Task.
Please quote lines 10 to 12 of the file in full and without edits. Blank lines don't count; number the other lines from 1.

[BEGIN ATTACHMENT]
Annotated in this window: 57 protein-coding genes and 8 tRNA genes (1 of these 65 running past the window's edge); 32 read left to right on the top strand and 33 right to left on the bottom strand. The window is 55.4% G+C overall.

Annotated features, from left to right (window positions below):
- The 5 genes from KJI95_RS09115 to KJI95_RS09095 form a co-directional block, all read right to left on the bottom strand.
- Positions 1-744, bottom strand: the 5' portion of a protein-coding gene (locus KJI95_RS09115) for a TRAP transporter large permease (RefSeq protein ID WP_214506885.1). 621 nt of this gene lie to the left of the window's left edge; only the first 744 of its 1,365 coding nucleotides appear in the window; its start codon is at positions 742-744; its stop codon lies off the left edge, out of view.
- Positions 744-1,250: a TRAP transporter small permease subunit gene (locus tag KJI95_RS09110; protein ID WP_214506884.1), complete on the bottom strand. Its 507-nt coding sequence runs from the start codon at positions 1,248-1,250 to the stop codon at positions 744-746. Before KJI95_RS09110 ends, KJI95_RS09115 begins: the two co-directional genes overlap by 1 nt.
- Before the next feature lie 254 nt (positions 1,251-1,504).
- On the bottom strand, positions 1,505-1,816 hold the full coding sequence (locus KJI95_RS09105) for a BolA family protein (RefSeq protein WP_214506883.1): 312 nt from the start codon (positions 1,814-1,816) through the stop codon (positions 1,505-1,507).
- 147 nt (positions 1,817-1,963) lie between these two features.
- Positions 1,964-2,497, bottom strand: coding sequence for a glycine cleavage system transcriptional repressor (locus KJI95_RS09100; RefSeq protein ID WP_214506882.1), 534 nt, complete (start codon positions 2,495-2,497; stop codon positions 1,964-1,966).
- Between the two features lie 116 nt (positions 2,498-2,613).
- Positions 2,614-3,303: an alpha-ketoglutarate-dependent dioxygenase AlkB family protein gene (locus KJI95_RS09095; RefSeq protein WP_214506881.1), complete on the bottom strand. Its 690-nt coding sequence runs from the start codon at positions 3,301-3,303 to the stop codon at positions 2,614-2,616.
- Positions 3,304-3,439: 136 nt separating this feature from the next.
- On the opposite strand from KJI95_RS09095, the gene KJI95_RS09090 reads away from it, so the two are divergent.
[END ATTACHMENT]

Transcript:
- Between the two features lie 116 nt (positions 2,498-2,613).
- Positions 2,614-3,303: an alpha-ketoglutarate-dependent dioxygenase AlkB family protein gene (locus KJI95_RS09095; RefSeq protein WP_214506881.1), complete on the bottom strand. Its 690-nt coding sequence runs from the start codon at positions 3,301-3,303 to the stop codon at positions 2,614-2,616.
- Positions 3,304-3,439: 136 nt separating this feature from the next.